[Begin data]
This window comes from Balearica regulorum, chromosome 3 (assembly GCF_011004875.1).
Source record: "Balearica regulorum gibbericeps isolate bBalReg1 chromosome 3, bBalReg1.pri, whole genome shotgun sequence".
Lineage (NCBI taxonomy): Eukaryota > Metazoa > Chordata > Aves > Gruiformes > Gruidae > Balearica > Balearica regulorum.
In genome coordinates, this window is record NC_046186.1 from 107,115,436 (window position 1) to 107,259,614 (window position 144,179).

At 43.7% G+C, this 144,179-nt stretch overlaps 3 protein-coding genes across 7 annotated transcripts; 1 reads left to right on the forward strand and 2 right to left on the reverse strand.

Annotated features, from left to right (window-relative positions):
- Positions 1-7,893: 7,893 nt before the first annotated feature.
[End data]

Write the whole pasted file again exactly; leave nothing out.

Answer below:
This window comes from Balearica regulorum, chromosome 3 (assembly GCF_011004875.1).
Source record: "Balearica regulorum gibbericeps isolate bBalReg1 chromosome 3, bBalReg1.pri, whole genome shotgun sequence".
Lineage (NCBI taxonomy): Eukaryota > Metazoa > Chordata > Aves > Gruiformes > Gruidae > Balearica > Balearica regulorum.
In genome coordinates, this window is record NC_046186.1 from 107,115,436 (window position 1) to 107,259,614 (window position 144,179).

At 43.7% G+C, this 144,179-nt stretch overlaps 3 protein-coding genes across 7 annotated transcripts; 1 reads left to right on the forward strand and 2 right to left on the reverse strand.

Annotated features, from left to right (window-relative positions):
- Positions 1-7,893: 7,893 nt before the first annotated feature.